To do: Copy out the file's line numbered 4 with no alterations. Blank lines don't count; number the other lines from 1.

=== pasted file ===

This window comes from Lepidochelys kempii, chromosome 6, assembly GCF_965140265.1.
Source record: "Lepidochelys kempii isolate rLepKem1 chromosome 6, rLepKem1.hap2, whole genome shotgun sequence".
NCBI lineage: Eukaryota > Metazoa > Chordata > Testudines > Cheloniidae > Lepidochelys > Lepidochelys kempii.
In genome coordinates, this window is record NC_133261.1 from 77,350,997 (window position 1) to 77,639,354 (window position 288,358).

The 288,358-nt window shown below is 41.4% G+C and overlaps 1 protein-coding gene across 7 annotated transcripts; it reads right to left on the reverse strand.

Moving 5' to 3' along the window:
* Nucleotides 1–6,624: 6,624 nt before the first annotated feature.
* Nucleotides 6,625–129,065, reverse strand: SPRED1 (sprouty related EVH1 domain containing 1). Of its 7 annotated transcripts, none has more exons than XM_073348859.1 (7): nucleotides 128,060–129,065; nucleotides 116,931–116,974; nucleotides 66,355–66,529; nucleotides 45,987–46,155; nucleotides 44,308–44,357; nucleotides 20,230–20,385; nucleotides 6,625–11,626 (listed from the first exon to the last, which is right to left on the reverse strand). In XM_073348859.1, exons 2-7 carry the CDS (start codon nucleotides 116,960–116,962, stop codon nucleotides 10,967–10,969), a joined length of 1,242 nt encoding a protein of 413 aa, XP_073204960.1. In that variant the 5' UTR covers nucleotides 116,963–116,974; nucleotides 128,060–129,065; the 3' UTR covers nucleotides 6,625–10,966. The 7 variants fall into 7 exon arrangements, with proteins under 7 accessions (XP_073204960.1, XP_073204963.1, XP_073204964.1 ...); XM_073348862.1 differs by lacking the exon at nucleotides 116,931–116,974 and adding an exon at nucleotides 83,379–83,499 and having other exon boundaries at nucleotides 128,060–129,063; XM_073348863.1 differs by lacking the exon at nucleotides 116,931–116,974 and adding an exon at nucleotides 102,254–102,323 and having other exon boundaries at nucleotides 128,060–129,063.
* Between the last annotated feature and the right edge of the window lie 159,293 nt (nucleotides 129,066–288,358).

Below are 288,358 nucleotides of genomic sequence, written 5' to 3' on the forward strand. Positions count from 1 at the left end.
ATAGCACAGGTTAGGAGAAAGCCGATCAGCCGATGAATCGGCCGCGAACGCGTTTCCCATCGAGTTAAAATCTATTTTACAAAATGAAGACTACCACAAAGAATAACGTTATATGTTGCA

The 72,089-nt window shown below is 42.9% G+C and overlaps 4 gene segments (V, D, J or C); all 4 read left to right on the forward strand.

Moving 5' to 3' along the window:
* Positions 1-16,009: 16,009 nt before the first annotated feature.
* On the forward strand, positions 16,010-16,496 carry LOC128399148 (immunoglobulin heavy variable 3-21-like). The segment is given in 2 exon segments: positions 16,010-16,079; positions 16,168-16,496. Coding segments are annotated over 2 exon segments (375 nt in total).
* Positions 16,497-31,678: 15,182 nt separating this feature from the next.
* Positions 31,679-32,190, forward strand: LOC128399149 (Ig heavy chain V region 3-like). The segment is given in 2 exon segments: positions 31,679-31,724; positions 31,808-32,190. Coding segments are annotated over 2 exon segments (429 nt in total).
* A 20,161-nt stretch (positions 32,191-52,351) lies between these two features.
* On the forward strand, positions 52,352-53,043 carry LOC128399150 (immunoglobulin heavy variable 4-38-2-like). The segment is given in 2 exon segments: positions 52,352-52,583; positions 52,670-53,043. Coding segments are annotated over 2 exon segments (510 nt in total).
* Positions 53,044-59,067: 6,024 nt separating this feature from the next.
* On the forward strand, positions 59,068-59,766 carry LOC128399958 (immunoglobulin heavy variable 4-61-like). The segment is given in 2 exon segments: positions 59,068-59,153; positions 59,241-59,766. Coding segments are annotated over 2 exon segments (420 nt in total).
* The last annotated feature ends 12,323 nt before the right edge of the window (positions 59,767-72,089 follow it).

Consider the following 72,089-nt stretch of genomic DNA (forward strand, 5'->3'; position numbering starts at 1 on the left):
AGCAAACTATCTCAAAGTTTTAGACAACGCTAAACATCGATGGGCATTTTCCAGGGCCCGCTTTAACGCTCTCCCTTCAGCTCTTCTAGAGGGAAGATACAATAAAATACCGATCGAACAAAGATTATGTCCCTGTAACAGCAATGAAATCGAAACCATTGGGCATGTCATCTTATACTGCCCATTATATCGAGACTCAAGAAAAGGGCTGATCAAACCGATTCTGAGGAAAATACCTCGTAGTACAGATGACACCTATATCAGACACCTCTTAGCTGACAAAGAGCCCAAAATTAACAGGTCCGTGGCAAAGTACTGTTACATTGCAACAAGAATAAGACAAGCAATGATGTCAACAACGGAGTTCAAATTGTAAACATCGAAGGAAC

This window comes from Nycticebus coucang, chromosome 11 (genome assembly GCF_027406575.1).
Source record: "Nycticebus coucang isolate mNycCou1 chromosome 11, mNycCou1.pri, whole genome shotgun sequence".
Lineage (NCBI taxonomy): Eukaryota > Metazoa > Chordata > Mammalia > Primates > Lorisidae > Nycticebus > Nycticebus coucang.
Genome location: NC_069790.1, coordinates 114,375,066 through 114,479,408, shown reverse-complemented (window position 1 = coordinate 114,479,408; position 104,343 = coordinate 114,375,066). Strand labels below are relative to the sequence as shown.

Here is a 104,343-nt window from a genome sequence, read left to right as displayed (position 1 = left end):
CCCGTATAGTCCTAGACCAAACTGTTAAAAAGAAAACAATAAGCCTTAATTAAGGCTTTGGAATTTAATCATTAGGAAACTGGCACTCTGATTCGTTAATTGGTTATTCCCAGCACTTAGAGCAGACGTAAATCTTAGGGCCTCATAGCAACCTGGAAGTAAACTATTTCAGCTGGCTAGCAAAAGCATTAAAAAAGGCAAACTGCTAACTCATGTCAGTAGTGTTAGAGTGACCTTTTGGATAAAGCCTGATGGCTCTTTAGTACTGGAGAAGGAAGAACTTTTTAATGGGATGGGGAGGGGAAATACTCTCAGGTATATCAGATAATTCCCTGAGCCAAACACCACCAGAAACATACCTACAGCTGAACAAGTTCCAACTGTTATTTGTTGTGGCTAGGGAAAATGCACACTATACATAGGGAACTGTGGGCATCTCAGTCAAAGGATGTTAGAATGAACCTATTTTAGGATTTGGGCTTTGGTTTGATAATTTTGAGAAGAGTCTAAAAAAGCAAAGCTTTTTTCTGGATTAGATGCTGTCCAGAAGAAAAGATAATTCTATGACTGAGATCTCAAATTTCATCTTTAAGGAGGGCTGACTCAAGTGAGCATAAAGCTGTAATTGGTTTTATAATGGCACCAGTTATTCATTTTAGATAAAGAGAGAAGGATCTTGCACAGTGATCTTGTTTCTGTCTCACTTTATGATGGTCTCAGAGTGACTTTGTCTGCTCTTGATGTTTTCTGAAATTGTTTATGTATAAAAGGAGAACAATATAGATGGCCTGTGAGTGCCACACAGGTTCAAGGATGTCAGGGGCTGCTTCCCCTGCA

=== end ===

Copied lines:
In genome coordinates, this window is record NC_133261.1 from 77,350,997 (window position 1) to 77,639,354 (window position 288,358).